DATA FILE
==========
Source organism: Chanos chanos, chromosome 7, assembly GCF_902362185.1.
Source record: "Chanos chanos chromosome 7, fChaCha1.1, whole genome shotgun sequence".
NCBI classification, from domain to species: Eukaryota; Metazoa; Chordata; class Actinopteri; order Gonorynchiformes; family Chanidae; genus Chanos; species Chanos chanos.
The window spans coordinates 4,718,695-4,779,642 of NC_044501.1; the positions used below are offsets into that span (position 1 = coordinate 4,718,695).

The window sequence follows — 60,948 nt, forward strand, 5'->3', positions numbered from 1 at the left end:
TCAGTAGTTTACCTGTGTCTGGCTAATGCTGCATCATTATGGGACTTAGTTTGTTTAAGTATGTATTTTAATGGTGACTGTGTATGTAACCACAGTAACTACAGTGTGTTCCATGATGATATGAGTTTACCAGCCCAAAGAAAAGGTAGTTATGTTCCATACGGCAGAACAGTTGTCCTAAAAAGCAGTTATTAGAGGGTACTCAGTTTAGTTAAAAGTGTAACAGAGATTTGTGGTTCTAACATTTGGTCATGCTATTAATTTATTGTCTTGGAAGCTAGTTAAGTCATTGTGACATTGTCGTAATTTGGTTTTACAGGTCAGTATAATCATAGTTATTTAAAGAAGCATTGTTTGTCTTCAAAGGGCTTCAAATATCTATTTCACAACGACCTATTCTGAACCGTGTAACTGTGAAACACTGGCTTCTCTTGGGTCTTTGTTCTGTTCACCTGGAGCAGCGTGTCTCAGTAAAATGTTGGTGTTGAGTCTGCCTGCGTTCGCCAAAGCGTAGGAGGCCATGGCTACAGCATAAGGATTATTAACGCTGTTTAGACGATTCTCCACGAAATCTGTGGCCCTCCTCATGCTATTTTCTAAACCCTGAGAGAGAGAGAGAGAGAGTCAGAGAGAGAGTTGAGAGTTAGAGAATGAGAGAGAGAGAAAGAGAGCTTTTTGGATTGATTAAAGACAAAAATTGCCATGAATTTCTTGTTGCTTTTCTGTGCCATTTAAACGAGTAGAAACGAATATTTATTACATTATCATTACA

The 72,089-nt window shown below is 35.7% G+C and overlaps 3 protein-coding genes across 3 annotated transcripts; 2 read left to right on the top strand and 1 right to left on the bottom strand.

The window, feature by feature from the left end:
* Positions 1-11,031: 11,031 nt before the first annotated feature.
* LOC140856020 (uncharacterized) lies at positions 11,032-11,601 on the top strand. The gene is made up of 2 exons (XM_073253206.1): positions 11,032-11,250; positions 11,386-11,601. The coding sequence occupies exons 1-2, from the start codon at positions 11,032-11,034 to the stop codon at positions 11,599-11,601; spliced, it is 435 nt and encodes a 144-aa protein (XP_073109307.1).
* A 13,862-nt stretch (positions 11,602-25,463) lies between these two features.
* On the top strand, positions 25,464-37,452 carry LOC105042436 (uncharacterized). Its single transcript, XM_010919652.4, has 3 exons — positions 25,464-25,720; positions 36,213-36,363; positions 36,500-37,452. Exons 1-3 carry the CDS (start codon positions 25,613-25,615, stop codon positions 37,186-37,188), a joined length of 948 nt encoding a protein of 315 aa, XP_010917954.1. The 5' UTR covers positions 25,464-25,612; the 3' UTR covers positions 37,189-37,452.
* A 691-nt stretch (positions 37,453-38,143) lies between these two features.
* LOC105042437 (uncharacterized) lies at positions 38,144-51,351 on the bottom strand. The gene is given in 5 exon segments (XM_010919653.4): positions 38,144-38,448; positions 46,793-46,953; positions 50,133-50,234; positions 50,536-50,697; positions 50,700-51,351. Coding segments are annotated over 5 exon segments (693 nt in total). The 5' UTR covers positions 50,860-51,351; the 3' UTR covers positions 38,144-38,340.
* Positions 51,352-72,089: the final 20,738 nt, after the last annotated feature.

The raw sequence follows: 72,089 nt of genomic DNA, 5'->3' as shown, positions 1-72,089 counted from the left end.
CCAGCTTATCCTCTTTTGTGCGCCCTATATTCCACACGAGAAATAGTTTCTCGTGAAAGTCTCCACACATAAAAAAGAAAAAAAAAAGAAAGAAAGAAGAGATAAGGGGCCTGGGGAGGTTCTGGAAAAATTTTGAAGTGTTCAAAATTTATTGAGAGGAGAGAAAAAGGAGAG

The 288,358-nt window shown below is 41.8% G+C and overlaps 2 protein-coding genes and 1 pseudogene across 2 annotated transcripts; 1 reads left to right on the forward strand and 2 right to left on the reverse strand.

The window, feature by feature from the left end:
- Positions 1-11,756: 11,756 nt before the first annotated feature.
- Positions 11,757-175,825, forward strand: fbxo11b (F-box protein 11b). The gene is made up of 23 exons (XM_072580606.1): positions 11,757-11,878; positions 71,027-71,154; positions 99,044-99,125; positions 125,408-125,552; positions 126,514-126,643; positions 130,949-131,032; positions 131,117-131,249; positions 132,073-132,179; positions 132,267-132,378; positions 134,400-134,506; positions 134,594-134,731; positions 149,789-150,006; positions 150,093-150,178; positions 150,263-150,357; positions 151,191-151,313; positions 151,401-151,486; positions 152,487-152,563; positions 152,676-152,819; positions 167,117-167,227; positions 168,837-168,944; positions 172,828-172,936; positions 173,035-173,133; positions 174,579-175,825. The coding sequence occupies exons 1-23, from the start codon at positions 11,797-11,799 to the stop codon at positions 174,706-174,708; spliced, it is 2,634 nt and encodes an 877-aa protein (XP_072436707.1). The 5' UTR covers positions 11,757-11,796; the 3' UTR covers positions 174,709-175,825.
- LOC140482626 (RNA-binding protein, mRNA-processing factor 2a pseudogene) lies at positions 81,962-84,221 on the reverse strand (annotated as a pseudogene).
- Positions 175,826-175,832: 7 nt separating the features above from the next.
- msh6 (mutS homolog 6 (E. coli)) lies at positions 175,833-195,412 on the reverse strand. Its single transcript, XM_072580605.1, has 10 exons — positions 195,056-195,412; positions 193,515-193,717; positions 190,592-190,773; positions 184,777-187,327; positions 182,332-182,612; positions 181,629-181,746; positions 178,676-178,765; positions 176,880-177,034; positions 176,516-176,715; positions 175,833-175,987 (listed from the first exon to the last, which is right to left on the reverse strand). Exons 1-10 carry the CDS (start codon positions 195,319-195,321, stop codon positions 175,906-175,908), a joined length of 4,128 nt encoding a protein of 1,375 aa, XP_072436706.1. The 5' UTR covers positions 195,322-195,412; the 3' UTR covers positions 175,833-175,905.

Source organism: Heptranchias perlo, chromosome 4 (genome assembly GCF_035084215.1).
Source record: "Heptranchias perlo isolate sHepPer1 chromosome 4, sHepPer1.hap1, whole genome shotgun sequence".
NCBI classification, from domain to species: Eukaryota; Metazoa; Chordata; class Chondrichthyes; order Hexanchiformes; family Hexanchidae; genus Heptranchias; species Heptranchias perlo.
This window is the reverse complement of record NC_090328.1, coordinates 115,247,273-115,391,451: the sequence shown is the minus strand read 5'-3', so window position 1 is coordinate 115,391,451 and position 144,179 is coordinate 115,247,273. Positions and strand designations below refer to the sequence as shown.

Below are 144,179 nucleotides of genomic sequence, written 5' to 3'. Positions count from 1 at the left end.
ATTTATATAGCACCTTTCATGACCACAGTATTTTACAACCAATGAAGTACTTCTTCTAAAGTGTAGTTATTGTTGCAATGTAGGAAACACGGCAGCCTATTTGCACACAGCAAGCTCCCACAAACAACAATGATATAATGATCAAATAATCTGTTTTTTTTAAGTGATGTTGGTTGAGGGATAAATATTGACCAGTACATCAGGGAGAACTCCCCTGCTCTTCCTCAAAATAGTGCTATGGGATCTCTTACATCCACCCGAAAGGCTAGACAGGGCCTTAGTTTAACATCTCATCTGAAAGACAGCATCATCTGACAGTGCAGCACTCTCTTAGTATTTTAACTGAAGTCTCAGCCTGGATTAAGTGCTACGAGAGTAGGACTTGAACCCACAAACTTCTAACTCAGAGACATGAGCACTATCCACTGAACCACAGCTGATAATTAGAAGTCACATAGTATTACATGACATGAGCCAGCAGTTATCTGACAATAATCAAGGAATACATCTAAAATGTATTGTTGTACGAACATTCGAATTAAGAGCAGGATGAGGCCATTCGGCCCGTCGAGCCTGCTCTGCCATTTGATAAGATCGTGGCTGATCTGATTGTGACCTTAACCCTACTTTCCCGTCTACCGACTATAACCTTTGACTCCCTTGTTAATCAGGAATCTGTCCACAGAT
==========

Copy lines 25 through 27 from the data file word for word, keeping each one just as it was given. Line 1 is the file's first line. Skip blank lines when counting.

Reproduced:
Source organism: Heptranchias perlo, chromosome 4 (genome assembly GCF_035084215.1).
Source record: "Heptranchias perlo isolate sHepPer1 chromosome 4, sHepPer1.hap1, whole genome shotgun sequence".
NCBI classification, from domain to species: Eukaryota; Metazoa; Chordata; class Chondrichthyes; order Hexanchiformes; family Hexanchidae; genus Heptranchias; species Heptranchias perlo.